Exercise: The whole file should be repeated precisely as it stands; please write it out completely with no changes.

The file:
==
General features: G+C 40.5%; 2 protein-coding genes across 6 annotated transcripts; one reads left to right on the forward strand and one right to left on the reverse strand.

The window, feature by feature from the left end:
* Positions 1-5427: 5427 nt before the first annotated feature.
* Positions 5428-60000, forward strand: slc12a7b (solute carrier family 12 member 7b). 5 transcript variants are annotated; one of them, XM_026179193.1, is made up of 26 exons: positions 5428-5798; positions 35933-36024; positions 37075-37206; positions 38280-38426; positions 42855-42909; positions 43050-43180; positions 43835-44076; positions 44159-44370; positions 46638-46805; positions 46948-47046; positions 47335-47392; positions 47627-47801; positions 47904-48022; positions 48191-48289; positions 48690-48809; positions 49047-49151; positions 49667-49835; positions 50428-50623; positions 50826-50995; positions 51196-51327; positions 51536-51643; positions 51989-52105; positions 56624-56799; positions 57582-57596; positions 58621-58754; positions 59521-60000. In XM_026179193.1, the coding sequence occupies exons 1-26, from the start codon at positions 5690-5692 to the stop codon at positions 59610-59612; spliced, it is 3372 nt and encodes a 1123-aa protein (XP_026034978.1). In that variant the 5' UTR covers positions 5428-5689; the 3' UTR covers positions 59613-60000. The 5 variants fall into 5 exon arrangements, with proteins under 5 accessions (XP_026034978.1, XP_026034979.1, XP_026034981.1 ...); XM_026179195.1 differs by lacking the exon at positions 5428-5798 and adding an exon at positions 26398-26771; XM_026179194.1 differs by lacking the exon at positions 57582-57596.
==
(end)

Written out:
General features: G+C 40.5%; 2 protein-coding genes across 6 annotated transcripts; one reads left to right on the forward strand and one right to left on the reverse strand.

The window, feature by feature from the left end:
* Positions 1-5427: 5427 nt before the first annotated feature.
* Positions 5428-60000, forward strand: slc12a7b (solute carrier family 12 member 7b). 5 transcript variants are annotated; one of them, XM_026179193.1, is made up of 26 exons: positions 5428-5798; positions 35933-36024; positions 37075-37206; positions 38280-38426; positions 42855-42909; positions 43050-43180; positions 43835-44076; positions 44159-44370; positions 46638-46805; positions 46948-47046; positions 47335-47392; positions 47627-47801; positions 47904-48022; positions 48191-48289; positions 48690-48809; positions 49047-49151; positions 49667-49835; positions 50428-50623; positions 50826-50995; positions 51196-51327; positions 51536-51643; positions 51989-52105; positions 56624-56799; positions 57582-57596; positions 58621-58754; positions 59521-60000. In XM_026179193.1, the coding sequence occupies exons 1-26, from the start codon at positions 5690-5692 to the stop codon at positions 59610-59612; spliced, it is 3372 nt and encodes a 1123-aa protein (XP_026034978.1). In that variant the 5' UTR covers positions 5428-5689; the 3' UTR covers positions 59613-60000. The 5 variants fall into 5 exon arrangements, with proteins under 5 accessions (XP_026034978.1, XP_026034979.1, XP_026034981.1 ...); XM_026179195.1 differs by lacking the exon at positions 5428-5798 and adding an exon at positions 26398-26771; XM_026179194.1 differs by lacking the exon at positions 57582-57596.